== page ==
Responding to criticism by a judge in a book contest who really liked it, I've made the tables of content interactive in all regions and the complete guide. This means readers can navigate to features through clicks, and not just scrolling. As ever, Tom Bailey partnered the guide, both as photographer and book designer.

Thanks to all of you who read my blog and help spread the word about green burial, especially by creating community.

If you previously purchased a digital guide, look for an email containing a link to download a free update. This applies to people who bought the bundle. The print edition will not be updated at this time.

If you haven't already purchased a guide, there's no time that's not a good one to do so.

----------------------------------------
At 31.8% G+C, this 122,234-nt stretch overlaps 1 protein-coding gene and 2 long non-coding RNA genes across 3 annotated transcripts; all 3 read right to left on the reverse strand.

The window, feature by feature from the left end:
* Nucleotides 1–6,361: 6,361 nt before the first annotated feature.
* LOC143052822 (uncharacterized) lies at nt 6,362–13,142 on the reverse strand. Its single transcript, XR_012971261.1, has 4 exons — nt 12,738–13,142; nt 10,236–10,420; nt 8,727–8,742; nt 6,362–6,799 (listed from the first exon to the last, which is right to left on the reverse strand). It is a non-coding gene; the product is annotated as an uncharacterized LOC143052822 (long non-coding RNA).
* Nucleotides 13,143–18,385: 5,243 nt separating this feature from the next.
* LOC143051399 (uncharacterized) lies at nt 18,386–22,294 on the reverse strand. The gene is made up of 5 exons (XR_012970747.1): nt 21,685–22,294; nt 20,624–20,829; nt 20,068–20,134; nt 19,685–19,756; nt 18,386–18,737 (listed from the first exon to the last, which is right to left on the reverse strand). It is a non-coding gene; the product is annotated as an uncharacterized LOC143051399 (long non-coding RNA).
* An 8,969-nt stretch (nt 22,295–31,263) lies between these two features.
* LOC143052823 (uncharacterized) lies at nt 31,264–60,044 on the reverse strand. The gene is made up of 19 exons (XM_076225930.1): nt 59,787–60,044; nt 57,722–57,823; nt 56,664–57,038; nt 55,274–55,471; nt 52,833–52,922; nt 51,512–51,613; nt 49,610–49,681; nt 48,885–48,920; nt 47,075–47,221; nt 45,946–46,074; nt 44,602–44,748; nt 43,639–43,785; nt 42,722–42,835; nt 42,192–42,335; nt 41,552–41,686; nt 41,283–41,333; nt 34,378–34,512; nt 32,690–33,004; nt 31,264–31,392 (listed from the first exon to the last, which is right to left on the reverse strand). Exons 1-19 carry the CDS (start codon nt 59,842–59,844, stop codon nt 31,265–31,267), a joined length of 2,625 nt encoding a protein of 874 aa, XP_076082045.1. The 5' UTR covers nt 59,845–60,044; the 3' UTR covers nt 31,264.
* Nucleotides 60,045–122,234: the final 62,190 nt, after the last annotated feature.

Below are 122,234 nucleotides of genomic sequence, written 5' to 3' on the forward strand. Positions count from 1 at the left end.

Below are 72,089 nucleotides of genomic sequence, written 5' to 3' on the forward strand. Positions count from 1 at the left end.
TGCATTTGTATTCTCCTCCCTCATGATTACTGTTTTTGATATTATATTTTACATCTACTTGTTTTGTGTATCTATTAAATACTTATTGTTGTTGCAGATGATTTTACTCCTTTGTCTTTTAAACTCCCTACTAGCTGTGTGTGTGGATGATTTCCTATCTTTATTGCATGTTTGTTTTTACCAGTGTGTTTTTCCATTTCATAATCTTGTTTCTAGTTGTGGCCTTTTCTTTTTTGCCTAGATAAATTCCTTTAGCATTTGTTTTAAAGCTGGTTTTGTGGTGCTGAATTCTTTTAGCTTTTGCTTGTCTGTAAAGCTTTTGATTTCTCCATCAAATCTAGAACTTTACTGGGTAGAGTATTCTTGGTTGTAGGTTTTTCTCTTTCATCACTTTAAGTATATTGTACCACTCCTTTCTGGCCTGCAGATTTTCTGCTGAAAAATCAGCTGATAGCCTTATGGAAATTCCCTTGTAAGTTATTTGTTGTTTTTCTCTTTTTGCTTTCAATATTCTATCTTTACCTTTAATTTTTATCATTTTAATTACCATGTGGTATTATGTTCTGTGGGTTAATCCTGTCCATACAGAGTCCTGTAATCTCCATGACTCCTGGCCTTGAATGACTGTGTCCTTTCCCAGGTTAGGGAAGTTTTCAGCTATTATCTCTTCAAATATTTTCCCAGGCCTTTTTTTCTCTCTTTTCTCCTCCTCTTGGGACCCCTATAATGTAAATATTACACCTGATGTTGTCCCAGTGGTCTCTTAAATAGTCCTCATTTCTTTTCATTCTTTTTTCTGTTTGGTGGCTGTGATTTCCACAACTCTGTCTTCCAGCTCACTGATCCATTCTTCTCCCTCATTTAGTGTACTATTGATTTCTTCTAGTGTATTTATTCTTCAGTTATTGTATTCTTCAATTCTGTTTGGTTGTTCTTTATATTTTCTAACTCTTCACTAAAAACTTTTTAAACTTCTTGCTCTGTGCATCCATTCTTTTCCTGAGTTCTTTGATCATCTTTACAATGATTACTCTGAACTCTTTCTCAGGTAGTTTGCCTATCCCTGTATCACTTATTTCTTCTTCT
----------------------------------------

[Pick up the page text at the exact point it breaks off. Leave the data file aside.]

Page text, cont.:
Synergy--home funerals and green burials

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Sometimes synergy manifests out of nowhere yet when it's examined, you see roots you missed before everything was pulled together.

Over the past year as I've reached out to sell The Natural Burial Cemetery Guide the market I thought would be there for it--cemeteries and funeral homes--never materialized. Instead, energy and excitement generated from an unexpected quarter: alternative afterdeath caregivers.

Anne Jungerman, home funeral guide and inspiration for Tulocay Cemetery's green burial project; Veronica, my roommate; and me, at the NHFA conference.

Anne Jungerman, home funeral guide and inspiration for Tulocay Cemetery's green burial project; Veronica, my roommate; and me, at the NHFA conference.

I understood quickly why these caregivers would be an appropriate audience; they could use the guide in their work, and cemeteries, though I thought they would put the book in their public spaces for bragging rights, wouldn't necessarily spread the word about other natural burial cemeteries.